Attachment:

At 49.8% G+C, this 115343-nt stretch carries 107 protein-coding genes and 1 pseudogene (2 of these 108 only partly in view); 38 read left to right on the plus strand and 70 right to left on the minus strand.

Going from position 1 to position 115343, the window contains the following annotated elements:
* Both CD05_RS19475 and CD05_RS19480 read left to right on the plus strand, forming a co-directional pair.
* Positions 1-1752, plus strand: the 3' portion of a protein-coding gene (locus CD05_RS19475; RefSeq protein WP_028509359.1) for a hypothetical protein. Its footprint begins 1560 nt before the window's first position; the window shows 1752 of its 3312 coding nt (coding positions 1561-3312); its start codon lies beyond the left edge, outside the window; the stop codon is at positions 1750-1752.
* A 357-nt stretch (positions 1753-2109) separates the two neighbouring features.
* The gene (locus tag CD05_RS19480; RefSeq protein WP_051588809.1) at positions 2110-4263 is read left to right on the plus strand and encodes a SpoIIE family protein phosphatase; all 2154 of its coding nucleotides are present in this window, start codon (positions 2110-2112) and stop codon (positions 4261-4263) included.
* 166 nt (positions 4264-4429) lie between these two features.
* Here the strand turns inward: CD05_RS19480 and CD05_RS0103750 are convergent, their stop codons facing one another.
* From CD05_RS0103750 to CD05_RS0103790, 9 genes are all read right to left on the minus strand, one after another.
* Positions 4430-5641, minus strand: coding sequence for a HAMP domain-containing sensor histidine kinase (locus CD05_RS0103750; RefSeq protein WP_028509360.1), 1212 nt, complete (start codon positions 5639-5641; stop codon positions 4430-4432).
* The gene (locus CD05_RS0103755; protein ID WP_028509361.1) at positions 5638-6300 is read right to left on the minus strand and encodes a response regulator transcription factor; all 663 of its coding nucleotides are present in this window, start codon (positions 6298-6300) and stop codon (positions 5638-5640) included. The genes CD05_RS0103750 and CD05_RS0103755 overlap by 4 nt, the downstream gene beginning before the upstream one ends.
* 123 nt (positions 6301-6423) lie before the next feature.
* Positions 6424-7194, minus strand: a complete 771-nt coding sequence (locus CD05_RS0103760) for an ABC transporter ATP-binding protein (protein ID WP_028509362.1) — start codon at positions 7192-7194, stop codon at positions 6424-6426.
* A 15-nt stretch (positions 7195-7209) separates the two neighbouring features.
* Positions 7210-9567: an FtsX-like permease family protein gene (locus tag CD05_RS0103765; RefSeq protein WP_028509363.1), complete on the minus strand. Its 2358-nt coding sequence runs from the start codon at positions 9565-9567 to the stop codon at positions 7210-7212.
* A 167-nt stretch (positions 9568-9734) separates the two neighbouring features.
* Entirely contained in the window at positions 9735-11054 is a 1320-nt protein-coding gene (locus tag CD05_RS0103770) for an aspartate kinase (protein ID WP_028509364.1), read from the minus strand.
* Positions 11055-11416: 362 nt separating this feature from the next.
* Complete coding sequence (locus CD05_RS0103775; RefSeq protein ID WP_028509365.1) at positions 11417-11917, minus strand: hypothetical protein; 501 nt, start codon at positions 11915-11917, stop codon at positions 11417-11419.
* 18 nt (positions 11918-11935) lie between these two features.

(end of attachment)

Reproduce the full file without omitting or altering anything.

At 49.8% G+C, this 115343-nt stretch carries 107 protein-coding genes and 1 pseudogene (2 of these 108 only partly in view); 38 read left to right on the plus strand and 70 right to left on the minus strand.

Going from position 1 to position 115343, the window contains the following annotated elements:
* Both CD05_RS19475 and CD05_RS19480 read left to right on the plus strand, forming a co-directional pair.
* Positions 1-1752, plus strand: the 3' portion of a protein-coding gene (locus CD05_RS19475; RefSeq protein WP_028509359.1) for a hypothetical protein. Its footprint begins 1560 nt before the window's first position; the window shows 1752 of its 3312 coding nt (coding positions 1561-3312); its start codon lies beyond the left edge, outside the window; the stop codon is at positions 1750-1752.
* A 357-nt stretch (positions 1753-2109) separates the two neighbouring features.
* The gene (locus tag CD05_RS19480; RefSeq protein WP_051588809.1) at positions 2110-4263 is read left to right on the plus strand and encodes a SpoIIE family protein phosphatase; all 2154 of its coding nucleotides are present in this window, start codon (positions 2110-2112) and stop codon (positions 4261-4263) included.
* 166 nt (positions 4264-4429) lie between these two features.
* Here the strand turns inward: CD05_RS19480 and CD05_RS0103750 are convergent, their stop codons facing one another.
* From CD05_RS0103750 to CD05_RS0103790, 9 genes are all read right to left on the minus strand, one after another.
* Positions 4430-5641, minus strand: coding sequence for a HAMP domain-containing sensor histidine kinase (locus CD05_RS0103750; RefSeq protein WP_028509360.1), 1212 nt, complete (start codon positions 5639-5641; stop codon positions 4430-4432).
* The gene (locus CD05_RS0103755; protein ID WP_028509361.1) at positions 5638-6300 is read right to left on the minus strand and encodes a response regulator transcription factor; all 663 of its coding nucleotides are present in this window, start codon (positions 6298-6300) and stop codon (positions 5638-5640) included. The genes CD05_RS0103750 and CD05_RS0103755 overlap by 4 nt, the downstream gene beginning before the upstream one ends.
* 123 nt (positions 6301-6423) lie before the next feature.
* Positions 6424-7194, minus strand: a complete 771-nt coding sequence (locus CD05_RS0103760) for an ABC transporter ATP-binding protein (protein ID WP_028509362.1) — start codon at positions 7192-7194, stop codon at positions 6424-6426.
* A 15-nt stretch (positions 7195-7209) separates the two neighbouring features.
* Positions 7210-9567: an FtsX-like permease family protein gene (locus tag CD05_RS0103765; RefSeq protein WP_028509363.1), complete on the minus strand. Its 2358-nt coding sequence runs from the start codon at positions 9565-9567 to the stop codon at positions 7210-7212.
* A 167-nt stretch (positions 9568-9734) separates the two neighbouring features.
* Entirely contained in the window at positions 9735-11054 is a 1320-nt protein-coding gene (locus tag CD05_RS0103770) for an aspartate kinase (protein ID WP_028509364.1), read from the minus strand.
* Positions 11055-11416: 362 nt separating this feature from the next.
* Complete coding sequence (locus CD05_RS0103775; RefSeq protein ID WP_028509365.1) at positions 11417-11917, minus strand: hypothetical protein; 501 nt, start codon at positions 11915-11917, stop codon at positions 11417-11419.
* 18 nt (positions 11918-11935) lie between these two features.